Gov. Pat McCrory said Thursday he was weighing four or five tax overhaul plans, but had not made a decision in which one to support.
I will be playing a major role as chief executive in determining which tax reform model we will go after, McCrory told a town hall meeting of the N.C. League of Municipalities.
He said it is important that North Carolina be competitive in its taxes, compared to surrounding states.
Later he told reporters, we are looking at many different plans at this point in time. There are so many variables at this point, I am not at this point ready to make that decision.
At a minimum, I want to be competitive with our neighboring states. But I also want to be realistic about what we can and cannot implement. I am looking at every single plan, out of the Senate and the House and probably out of the governors office too.
Perdue packing for Harvard
Former Gov. Bev Perdue is heading to Harvard University this spring, where she will be a resident fellow at the John F. Kennedy School of Government.
Perdue, who left office earlier this month, will spend a semester interacting with students, participating in the intellectual life of the Harvard community and leading weekly study groups on a variety of issues.
Other resident fellows at Harvard this spring will be Charlie Cook, a political analyst; Karen Hughes, former undersecretary of state for President George W. Bush; Steve Kerrigan, chief executive officer of the Democratic Convention held in Charlotte; John Murray, former deputy chief of staff to House Majority leader Eric Cantor; and Keith Richburg, China correspondent for The Washington Post.
Mansfield drops party race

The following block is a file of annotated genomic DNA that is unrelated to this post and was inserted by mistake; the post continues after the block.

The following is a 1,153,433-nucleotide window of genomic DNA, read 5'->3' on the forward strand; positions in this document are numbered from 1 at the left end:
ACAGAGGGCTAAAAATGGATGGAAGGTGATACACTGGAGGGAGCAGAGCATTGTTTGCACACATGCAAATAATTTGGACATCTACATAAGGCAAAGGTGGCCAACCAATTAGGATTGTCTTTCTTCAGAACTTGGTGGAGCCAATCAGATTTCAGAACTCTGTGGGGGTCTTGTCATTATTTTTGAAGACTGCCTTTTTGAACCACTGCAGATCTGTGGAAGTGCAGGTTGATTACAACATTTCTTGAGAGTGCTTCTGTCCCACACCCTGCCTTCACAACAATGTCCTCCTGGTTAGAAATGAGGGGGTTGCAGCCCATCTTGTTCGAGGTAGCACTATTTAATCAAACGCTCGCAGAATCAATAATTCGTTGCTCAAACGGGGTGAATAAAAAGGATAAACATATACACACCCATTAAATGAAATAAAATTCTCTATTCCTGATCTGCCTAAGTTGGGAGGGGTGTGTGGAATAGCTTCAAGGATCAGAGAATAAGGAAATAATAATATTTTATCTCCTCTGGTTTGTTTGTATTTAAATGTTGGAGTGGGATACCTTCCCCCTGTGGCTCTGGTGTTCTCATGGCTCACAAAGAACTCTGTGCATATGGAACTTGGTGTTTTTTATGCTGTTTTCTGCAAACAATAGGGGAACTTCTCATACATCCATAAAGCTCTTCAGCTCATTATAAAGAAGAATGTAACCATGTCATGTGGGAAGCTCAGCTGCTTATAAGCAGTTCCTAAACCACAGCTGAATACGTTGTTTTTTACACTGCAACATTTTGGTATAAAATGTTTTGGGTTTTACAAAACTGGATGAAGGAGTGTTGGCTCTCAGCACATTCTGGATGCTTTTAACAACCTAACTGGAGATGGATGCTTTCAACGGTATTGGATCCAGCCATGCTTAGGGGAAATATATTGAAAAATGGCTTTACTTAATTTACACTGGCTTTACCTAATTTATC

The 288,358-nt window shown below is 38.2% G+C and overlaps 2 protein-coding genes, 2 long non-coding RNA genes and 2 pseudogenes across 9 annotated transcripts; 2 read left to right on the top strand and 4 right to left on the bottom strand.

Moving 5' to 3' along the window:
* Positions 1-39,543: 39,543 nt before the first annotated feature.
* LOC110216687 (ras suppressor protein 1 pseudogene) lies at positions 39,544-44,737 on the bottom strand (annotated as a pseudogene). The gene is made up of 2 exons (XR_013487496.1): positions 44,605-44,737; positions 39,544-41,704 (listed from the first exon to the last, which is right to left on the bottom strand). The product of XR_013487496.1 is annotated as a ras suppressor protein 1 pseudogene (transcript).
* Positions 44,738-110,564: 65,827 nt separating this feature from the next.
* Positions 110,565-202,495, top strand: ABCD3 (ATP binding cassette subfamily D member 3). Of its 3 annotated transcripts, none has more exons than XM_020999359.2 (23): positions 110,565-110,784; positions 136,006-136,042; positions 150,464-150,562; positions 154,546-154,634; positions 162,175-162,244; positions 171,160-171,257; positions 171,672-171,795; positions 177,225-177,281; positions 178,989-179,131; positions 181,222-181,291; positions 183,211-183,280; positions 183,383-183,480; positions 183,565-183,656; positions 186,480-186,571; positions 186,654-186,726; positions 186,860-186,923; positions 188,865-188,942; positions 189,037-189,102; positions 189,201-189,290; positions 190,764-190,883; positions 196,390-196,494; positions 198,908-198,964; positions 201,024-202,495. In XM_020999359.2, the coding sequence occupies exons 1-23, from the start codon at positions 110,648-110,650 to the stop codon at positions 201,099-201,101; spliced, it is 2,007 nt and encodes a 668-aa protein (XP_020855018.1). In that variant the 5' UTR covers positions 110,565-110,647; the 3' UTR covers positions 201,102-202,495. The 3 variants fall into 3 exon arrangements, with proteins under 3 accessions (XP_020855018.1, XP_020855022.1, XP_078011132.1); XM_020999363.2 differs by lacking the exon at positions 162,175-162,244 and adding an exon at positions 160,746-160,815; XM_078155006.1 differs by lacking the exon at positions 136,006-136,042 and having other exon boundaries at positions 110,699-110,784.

Former state Sen. Eric Mansfield has quit the race for N.C. Democratic Party chairman Thursday, citing family reasons.
Mansfield, a Fayetteville surgeon who lost a primary bid for lieutenant governor, said his mothers declining health led to the decision, though he faced significant opposition from allies of the State Employees Association of North Carolina, which helped crush his previous campaign.
It brings my family and I great sadness to announce that I must end my campaign for North Carolina Democratic Party Chairman effective immediately, Mansfield said in an email sent to supporters Thursday morning. As many of you know my mother has developed a rapidly deteriorating disease which requires my full attention.
The move comes nine days before the Democratic Executive Committee is scheduled to meet to pick its new leader, and opens a candidate vacuum.
The only remaining candidate in the race is Randy Voller, the Pittsboro mayor and Chatham County Democratic Party chairman. Voller this week picked up the endorsement of Ben Chavis, the former national chairman of the NAACP.
Former Rep. Bob Etheridge, who unsuccessfully sought the Democratic nomination for governor last year, is being recruited by some party leaders to run for the post.
The embattled current chair, David Parker, said Thursday that he would not run. He will preside at the Feb. 2 meeting and hand over the gavel to the new chair.
Staff writers Rob Christensen and John Frank
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